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Congress weighs funding for D.C. school vouchers

by Andrea Noble
The Washington Times
May 14, 2015

Shirley-Ann Tomdio, a junior at George Washington University studying to be an orthopedic surgeon, ticked off a list of accomplishments that would make any parent proud.

The daughter of Cameroonian immigrants, Ms. Tomdio earned honors before graduating from Georgetown Visitation Preparatory School, was an editor of her school’s literary magazine, won awards on the track team and serves as a leader of a women’s empowerment group.

Speaking about her accomplishments before a panel of federal lawmakers Thursday in the auditorium of Archbishop Carroll High School, Ms. Tomdio credited her successes to her parents’ perseverance, as well as a school voucher program that made it possible for her to attend to the private high school.

“The scholarship has allowed me to build a strong foundation for myself,” she said. “As the oldest, I have to set an example for my siblings and most importantly, myself.”

Congress is gearing up to reauthorize funding for the D.C. Opportunity Scholarship Program that aided Ms. Tomdio — a school voucher program that provides disadvantaged families with money to subsidize their children’s enrollment at private schools in the nation’s capital. Meanwhile, President Obama’s fiscal 2016 budget includes cuts to the program.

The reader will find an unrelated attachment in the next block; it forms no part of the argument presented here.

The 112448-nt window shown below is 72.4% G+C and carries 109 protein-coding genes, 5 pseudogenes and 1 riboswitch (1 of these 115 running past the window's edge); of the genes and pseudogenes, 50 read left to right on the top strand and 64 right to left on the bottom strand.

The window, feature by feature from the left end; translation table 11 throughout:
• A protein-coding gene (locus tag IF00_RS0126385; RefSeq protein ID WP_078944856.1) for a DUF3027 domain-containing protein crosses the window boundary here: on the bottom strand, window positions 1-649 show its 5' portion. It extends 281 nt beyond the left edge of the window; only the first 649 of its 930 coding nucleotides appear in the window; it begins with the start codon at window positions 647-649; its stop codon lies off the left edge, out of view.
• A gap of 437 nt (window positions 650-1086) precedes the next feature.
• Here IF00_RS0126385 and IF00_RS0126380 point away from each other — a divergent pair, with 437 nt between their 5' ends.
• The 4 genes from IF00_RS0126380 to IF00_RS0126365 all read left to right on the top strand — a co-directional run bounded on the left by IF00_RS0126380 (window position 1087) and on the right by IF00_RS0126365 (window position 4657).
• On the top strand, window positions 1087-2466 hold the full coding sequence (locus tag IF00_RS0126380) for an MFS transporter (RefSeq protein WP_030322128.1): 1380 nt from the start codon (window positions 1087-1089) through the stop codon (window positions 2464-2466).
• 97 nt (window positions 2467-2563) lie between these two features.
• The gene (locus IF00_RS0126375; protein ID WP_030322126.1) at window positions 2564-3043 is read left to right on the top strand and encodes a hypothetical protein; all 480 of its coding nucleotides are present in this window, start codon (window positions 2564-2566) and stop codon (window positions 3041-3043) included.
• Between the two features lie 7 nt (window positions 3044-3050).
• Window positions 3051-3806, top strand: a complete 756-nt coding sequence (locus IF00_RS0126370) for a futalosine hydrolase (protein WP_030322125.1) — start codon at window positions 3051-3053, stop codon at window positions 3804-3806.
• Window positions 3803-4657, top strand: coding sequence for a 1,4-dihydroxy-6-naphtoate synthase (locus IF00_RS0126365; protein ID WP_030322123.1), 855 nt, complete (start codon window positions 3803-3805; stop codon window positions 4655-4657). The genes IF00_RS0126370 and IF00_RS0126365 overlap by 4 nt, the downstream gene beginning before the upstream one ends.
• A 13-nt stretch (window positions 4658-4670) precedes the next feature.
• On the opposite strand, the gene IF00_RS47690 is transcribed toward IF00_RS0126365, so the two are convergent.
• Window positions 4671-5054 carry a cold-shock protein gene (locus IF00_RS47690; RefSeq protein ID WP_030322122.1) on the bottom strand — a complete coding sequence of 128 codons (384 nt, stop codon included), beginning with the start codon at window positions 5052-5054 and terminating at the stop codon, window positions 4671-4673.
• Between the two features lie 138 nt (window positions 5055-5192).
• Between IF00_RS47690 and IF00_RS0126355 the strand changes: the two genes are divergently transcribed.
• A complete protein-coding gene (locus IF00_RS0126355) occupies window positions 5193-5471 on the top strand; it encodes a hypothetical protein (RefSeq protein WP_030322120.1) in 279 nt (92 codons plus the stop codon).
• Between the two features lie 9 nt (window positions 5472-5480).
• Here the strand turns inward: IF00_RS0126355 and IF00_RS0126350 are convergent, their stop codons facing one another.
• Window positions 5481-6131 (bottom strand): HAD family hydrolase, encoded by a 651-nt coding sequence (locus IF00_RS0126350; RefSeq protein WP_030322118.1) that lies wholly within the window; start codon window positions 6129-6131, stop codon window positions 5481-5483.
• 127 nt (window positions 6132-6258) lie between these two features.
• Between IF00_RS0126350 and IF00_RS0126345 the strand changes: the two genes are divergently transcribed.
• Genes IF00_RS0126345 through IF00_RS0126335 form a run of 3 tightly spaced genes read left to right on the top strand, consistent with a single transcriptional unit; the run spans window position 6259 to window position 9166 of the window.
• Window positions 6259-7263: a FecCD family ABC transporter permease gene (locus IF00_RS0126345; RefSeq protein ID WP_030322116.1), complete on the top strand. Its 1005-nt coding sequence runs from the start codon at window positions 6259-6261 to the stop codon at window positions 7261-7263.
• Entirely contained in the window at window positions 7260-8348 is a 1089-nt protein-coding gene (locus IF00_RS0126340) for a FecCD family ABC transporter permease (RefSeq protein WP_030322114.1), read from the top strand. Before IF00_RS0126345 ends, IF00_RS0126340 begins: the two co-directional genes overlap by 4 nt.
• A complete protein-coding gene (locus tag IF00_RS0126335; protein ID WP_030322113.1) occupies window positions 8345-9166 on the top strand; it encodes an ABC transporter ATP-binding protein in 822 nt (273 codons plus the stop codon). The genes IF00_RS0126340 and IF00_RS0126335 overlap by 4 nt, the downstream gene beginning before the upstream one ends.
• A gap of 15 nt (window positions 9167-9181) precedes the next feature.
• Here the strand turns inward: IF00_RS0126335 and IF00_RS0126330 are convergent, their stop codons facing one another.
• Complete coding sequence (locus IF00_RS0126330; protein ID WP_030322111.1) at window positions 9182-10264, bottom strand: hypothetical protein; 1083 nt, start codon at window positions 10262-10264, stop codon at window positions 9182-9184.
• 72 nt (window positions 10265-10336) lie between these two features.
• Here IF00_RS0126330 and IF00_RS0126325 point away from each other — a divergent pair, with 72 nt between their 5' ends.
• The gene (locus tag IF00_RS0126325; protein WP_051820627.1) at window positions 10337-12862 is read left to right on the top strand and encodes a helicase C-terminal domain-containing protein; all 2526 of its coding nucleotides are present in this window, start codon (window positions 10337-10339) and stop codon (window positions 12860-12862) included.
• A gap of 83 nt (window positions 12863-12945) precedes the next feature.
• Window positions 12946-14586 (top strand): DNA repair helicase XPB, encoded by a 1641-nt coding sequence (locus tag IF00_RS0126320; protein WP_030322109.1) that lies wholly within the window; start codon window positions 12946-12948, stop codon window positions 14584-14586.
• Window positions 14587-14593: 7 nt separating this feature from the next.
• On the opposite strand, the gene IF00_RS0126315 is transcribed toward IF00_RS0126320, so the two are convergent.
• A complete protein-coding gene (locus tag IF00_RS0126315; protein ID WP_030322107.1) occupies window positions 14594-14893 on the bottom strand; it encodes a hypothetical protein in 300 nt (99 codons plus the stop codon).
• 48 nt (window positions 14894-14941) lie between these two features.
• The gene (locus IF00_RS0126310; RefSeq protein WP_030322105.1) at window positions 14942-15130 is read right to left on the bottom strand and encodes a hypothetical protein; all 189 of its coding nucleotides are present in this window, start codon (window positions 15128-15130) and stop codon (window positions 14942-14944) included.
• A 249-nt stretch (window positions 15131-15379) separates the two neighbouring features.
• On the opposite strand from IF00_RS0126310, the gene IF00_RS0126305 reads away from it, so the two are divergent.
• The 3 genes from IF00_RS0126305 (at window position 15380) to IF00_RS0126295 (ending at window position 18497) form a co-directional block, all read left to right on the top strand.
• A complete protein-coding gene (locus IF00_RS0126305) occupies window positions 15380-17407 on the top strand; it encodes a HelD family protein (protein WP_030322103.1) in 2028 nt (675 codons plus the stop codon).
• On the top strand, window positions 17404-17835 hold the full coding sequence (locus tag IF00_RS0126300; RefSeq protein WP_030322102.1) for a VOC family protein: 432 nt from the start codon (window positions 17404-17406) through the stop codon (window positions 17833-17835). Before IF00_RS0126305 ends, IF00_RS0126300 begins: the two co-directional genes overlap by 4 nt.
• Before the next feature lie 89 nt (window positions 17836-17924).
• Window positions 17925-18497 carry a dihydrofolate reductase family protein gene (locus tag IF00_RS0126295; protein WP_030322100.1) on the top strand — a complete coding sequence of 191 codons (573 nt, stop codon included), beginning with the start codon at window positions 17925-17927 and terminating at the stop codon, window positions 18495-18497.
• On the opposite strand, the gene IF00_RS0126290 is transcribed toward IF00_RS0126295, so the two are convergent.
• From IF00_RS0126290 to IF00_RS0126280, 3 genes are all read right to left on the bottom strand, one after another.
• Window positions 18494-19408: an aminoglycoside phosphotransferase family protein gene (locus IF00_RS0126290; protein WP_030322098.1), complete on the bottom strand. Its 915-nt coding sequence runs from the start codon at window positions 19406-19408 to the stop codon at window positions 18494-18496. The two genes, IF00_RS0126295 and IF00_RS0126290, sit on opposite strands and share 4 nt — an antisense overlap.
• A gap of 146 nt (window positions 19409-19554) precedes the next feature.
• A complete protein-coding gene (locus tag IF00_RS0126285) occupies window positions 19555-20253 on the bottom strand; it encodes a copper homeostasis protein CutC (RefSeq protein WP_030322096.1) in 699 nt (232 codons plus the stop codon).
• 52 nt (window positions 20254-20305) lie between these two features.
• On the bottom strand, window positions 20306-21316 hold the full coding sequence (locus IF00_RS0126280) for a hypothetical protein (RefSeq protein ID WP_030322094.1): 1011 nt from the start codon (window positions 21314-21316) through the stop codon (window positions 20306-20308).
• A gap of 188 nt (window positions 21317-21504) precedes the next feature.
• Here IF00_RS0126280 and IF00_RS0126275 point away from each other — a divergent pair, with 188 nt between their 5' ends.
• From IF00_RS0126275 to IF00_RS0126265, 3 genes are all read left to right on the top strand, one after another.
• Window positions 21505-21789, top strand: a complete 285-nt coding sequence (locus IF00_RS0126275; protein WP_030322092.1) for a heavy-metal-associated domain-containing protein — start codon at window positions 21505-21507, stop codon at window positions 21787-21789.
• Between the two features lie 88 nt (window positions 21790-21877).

A GOP-controlled Congress established the federal voucher program in 2004, which has awarded stipends of up to $12,572 per student to send more than 6,000 D.C. children to private schools.

But since its establishment, the program has been a point of political contention, with critics questioning its impact on student achievement and calling on the government to focus resources on public schools.

Program supporters say it gives families a choice outside a troubled public school system.

“Despite spending more per student than any jurisdiction in the country, D.C. Public Schools continue to struggle when it comes to educating students,” said Rep. Jason Chaffetz, Utah Republican,

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Newswire: April 28, 2015

Vol. 17, No. 17